Race profiling advisory panel concern raised

Ehrlich has a problem with makeup of group called for in settlement

ACLU disputes his interpretation

Black Caucus leaders urge governor to sign off on the agreement

February 07, 2003|By Michael Dresser and Laura Barnhardt | Michael Dresser and Laura Barnhardt,SUN STAFF

Gov. Robert L. Ehrlich Jr. told the Legislative Black Caucus yesterday that he has problems - "big time" - with a key provision of the racial profiling settlement negotiated under the Glendening administration.

Ehrlich, who has delayed action on the deal, criticized the composition of an oversight panel that state lawyers agreed to as part of the settlement of a class action lawsuit against the Maryland State Police for alleged discrimination against African-Americans in traffic stops and searches.

In brief remarks, Ehrlich said he objected to the American Civil Liberties Union being allowed to appoint five members of the panel. The ACLU, however, disputed his interpretation of the provision.

The agreement states that the police-citizen advisory committee would consist of 15 members, "five to be selected by the Maryland State Police, five to be selected by the NAACP, and five to be selected by a neutral third party."

"The neutral third party will be selected by the parties [involved in the lawsuit], or, if they are unable to agree, by the parties with the assistance of the court," according to the 20-page consent decree filed in federal court.

ACLU attorneys are representing 14 minority motorists in the class action lawsuit who claim they were stopped by troopers solely on the basis of their ethnicity. The ACLU is not a plaintiff in the case.

"The ACLU would have no more input into the selection of the remaining five people than the attorney general's office - the lawyers for the state police - would have," said Reginald T. Shuford, an ACLU lawyer.

Ehrlich and state police Commissioner Edward T. Norris, accompanied by Lt. Gov. Michael S. Steele, met with the all-Democratic caucus yesterday to discuss a wide variety of issues - from slot machines to charter schools.

The profiling settlement was the first issue caucus members wanted to talk about, however.

Sen. Lisa A. Gladden, a Baltimore Democrat and the caucus' point person on the issue, pressed Ehrlich to sign off on the settlement.

Ehrlich and Norris asked the caucus members for patience while they reviewed the settlement.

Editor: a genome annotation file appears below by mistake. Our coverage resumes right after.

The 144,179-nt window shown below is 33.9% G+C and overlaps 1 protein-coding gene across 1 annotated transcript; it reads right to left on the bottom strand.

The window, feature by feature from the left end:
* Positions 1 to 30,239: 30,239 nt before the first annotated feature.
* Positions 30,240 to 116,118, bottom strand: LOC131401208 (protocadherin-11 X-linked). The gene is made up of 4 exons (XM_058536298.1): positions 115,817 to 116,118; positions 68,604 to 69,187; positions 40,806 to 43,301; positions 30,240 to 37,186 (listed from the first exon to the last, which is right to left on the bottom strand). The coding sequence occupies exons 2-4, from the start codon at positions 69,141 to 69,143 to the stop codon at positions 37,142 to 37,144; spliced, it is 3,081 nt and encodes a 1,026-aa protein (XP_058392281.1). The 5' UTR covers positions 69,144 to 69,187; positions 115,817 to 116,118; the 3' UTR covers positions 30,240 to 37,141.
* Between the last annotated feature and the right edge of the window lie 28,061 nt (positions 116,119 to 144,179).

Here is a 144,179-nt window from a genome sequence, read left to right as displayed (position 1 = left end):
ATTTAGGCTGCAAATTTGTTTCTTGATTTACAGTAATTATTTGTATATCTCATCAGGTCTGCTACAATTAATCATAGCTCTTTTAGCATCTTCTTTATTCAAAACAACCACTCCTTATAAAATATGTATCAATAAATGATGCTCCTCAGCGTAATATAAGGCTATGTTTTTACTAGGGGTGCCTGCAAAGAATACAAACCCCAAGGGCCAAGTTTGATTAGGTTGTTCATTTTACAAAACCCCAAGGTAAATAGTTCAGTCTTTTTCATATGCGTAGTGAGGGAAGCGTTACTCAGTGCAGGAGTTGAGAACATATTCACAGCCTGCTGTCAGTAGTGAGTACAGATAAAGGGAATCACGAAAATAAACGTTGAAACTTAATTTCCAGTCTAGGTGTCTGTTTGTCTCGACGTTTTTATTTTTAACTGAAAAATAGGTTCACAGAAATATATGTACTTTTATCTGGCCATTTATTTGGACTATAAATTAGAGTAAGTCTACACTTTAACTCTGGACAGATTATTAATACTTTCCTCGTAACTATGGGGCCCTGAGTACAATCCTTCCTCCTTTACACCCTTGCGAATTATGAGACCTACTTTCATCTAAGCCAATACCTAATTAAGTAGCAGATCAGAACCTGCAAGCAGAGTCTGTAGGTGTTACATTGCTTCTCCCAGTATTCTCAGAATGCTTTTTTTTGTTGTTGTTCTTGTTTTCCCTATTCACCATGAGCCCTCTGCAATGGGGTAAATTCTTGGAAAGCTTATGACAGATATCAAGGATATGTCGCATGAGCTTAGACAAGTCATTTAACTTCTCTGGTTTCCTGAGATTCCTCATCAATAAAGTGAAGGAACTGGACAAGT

Robert L. Wilkins, the Washington defense attorney who began the legal battle in 1992 after he was stopped by a state trooper in Cumberland and refused to consent to having his car searched, said he was "confused" by Ehrlich's criticism yesterday of the settlement.

But Susan Goering, executive director of the American Civil Liberties Union of Maryland, said it appeared the governor hadn't read the proposed agreement. "I frankly couldn't believe that a governor would be so misinformed on an issue as important as this is to such a large part of his constituency," she said. "It doesn't appear he's taking this seriously."

Goering, who pointed out the police-citizen panel would only be advisory and exist for one year, said she resented suggestions that the agreement was proposed at the last minute.

A settlement was proposed last summer. However, the $325,000 settlement was put on the agenda of the Board of Public Works last month, just before Gov. Parris N. Glendening left office. The board, made up of the governor, treasurer and comptroller, must decide whether to approve the deal. Ehrlich asked the board to delay action until he could finish reviewing it. And black lawmakers have been pressuring him to vote on the proposed settlement.

At times during yesterday's meeting, Norris portrayed the changes he is seeking as benign amendments to strengthen and update the agreement. "The only thing we're asking is a chance to look at it and make it our own," Norris said.

In other statements, Norris hinted at more fundamental reservations about the agreement. "Frankly, I don't think it was that well done," he said.

But Gladden persisted, telling Norris, "We just want an agreement signed. You want to do more, then do more on your own."

Ehrlich resisted the suggestion, telling the lawmakers, "I'm going to do what's best for the state - not for my short-term political calculation."

After the meeting, Gladden did receive an appointment to meet with Ehrlich after she followed him on to an elevator.

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